Florida International University’s strong relationships with the information technology industry have helped the university secure $3.75 million in additional funding from the State University System – recognition of its success in computer science and information technology education.
“We are committed to providing each of our students with a high quality education that combines what they learn in the classroom with real-world applications and experience,” said Vice Provost for Academic Affairs Elizabeth Bejar, who played a key role in obtaining the award. “We are proud that our targeted efforts to engage with industry are bearing fruit. Our students are reaping the benefits and it’s a win-win situation for all involved.”
FIU ranked number one among the eight universities that submitted applications for a pilot program in performance funding for computer science and information technology programs implemented by the Legislature last session. The State University System’s Board of Governors awarded four institutions—FIU, the University of Central Florida, the University of West Florida and the University of Florida—each with a one-quarter share of $15 million.
“With the additional funding, our school can move to the next level in attracting the best faculty and students from across the country,” said Ram Iyengar, chair of FIU’s School of Computing and Information Sciences and Ryder Professor of Computer Science. “We are in a position to offer a superior educational experience in this field.”
The Board of Governors evaluated the universities on a number of criteria, including employment, certifications, university agreements, and student participation. FIU ranked number one in certifications and university agreements and reported 75 percent of its recent graduates in the information technology areas were employed in the state of Florida. Students included in the university’s application came from the College of Engineering & Computing and the College of Business.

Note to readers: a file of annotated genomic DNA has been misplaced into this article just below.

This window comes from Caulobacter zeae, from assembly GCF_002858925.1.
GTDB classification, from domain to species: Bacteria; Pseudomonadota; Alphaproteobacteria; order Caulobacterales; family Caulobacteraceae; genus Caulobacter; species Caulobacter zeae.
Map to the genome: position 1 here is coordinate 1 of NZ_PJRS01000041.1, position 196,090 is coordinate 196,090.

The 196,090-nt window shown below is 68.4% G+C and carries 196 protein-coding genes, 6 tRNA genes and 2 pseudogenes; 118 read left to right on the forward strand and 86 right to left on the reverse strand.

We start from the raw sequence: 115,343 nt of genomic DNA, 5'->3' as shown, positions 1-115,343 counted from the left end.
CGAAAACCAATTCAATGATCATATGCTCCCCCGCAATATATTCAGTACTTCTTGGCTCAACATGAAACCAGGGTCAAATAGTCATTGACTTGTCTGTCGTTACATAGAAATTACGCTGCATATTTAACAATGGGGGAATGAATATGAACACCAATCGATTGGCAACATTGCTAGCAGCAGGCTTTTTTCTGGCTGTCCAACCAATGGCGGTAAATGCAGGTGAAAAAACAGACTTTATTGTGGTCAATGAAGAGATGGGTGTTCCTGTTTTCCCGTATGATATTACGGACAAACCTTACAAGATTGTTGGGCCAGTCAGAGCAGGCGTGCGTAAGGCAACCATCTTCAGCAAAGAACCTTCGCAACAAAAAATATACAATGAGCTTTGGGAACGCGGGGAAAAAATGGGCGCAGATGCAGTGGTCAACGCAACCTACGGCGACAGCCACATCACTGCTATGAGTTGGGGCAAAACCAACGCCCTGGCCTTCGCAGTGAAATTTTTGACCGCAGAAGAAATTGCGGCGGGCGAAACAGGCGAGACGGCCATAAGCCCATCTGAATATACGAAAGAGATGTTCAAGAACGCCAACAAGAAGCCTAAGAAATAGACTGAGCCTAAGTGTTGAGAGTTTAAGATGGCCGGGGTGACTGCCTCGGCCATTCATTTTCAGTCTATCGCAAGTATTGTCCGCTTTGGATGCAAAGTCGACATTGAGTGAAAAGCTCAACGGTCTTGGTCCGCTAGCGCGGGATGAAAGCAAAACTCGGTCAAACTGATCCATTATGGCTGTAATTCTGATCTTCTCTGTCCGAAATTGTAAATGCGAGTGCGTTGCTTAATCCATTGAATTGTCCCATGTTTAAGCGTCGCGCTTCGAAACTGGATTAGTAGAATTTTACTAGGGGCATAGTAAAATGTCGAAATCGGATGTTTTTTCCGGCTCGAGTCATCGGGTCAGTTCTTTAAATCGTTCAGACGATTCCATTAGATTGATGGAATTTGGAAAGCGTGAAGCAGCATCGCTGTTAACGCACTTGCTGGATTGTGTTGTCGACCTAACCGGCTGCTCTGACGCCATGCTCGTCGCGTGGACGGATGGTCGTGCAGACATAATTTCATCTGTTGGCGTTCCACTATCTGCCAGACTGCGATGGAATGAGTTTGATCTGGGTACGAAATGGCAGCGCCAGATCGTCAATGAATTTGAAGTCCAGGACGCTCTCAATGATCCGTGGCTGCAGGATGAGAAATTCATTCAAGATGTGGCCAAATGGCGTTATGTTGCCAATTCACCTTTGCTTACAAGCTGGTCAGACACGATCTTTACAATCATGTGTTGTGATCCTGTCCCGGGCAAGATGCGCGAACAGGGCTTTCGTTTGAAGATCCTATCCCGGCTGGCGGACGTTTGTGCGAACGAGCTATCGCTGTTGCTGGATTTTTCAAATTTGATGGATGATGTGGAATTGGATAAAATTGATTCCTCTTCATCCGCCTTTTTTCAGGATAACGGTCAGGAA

Lenny Simon, an FIU graduate from the School of Computing and Information Sciences’ IT program, has benefitted from the university’s efforts to develop relationships with IT corporations and prepare its students for working in the industry. During his senior year, Simon was one of the first students to enroll in a new elective course called IT Automation, developed by Masoud Sadjadi, a faculty member at SCIS. The knowledge he gained in the course enabled him to pass the Kaseya Certified Administrator Exam, and after earning his bachelor’s degree, Simon accepted a position with Kaseya, an IT systems management software firm.
“When I first started the class I didn’t know there was that much to IT, that someone could manage a large group of machines the way you can with Kaseya, and FIU had the tools and the resources to show us that,” said Simon, a support manager for Kaseya and one of two FIU alumni with the company who now teach the course as adjunct professors. “Now when I teach the class I not only have experience and the background, I have real-world examples to share with the students.”
Amir Mirmiran, dean of FIU’s College of Engineering & Computing, said the college has the second largest computer science program in the country among those housed in engineering colleges and has developed strong relationships with more than 200 companies, including State Farm, IBM and Cisco, to offer internship opportunities to students.
Mirmiran said FIU’s top ranking highlights the university’s response to Miami-Dade County’s One Community One Goal initiative, which includes information technology among six key target industry clusters and skills that will help South Florida’s economic growth.
“This is the result of our investment in this area, showing that we are aligned with the needs and goals of the local community and the global marketplace,” Mirmiran said.